Unfortunately, many who don't really understand the other parts (e.g. how benefits are calculated or what the Social Security Administration does with the surplus money that they don't immediately need) seem to have strong opinions about it anyway.

Below is a link to a paper by the American Academy of Actuaries which gives some background on Social Security, details why it is projected to run short on money, and assesses the merit of several ideas that have been proposed to fix it. I ran across the paper earlier this year because it was one of the papers I was tested from on the actuarial exam I took in May. The paper is now almost 4 years old, but I think it should be required reading for anyone who wants to participate in a discussion about what to do about Social Security.


One highlight:

The surplus revenues from previous years has been "invested" in special issue government bonds. As those funds are needed the federal government will have to pay the money back with interest. This fact gives rise to the argument that "Social Security would be fine if the government hadn't already spent the surplus."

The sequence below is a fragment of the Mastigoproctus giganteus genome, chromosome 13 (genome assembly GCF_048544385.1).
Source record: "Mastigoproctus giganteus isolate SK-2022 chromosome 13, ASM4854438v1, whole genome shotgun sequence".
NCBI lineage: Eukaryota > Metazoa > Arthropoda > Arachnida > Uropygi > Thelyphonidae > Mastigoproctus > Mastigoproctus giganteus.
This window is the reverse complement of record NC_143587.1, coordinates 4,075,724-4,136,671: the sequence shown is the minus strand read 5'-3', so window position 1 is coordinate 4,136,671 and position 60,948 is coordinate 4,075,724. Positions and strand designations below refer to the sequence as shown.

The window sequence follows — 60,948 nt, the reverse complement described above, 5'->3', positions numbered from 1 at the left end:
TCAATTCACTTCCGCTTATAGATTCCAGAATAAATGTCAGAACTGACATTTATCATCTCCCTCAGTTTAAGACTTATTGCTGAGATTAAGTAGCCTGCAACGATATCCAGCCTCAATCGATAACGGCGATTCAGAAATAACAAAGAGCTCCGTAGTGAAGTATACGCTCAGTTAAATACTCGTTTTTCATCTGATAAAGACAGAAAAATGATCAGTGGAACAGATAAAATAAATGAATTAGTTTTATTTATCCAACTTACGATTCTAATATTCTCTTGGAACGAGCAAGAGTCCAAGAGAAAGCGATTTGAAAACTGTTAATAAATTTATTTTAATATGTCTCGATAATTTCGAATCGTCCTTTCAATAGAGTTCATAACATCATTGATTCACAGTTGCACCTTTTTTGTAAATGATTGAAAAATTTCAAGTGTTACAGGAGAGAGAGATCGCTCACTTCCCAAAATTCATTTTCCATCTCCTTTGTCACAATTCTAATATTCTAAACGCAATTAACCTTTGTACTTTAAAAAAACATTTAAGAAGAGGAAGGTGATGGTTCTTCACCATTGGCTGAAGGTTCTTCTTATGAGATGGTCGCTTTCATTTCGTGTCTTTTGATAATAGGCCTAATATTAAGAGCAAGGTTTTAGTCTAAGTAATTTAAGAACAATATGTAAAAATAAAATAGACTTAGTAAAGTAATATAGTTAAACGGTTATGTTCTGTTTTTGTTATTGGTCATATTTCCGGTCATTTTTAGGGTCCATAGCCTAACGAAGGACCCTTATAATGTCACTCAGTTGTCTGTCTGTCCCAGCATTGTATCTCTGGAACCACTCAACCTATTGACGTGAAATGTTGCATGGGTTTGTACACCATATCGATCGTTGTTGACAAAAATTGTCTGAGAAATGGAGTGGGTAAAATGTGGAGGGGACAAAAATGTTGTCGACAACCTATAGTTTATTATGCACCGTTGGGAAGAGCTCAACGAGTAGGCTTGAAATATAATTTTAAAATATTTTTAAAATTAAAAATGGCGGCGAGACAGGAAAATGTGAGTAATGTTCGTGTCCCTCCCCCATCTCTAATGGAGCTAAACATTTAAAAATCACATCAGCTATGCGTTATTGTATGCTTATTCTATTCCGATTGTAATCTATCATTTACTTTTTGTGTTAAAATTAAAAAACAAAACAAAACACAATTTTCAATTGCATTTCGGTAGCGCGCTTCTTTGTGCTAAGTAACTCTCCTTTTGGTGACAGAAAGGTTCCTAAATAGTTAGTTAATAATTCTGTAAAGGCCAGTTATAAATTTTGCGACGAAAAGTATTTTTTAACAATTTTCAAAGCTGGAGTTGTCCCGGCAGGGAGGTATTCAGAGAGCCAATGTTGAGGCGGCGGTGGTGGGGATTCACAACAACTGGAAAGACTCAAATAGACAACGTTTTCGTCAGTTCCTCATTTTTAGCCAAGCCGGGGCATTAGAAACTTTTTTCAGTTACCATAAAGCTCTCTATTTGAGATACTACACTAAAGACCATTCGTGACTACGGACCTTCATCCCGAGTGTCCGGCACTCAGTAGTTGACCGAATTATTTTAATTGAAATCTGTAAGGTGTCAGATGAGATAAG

This is, of course, a stupid argument. First of all, the federal government will have to pay it back, so the money isn't gone. Secondly, the alternatives to investing the surplus in government bonds are investing in corporate bonds/preferred or common stocks (too risky), or stuffing it in a really big mattress (obviously stupid). You can't exactly do an efficient laddered CD scheme with two trillion dollars.


Sunday, June 13, 2010


On May 22, Amy and I were married.

Here's Amy's sister's post and our photographer's with more pictures.


Sunday, February 21, 2010


Fred Morrison, the inventor of our beloved Frisbee, passed away on February 9th. His NY Times obituary is available here.

Thank you, Mr. Morrison, for many hours of ultimate, frisbee golf, and general park happiness.


Monday, January 25, 2010

Irony, oh irony, how I love thee, irony

Friends of Irony: a site dedicated to pictures that are ... wait for it ... funny because they're ironic.

I liked these too:

You're welcome.


Friday, January 08, 2010

Ummm ...

Has anyone else heard about this?

Apparently an LDS gubernatorial candidate in Idaho is holding a meeting in a few weeks. Ok. But the meeting is for active Elders only, and the purpose is to discuss the "White Horse Prophecy."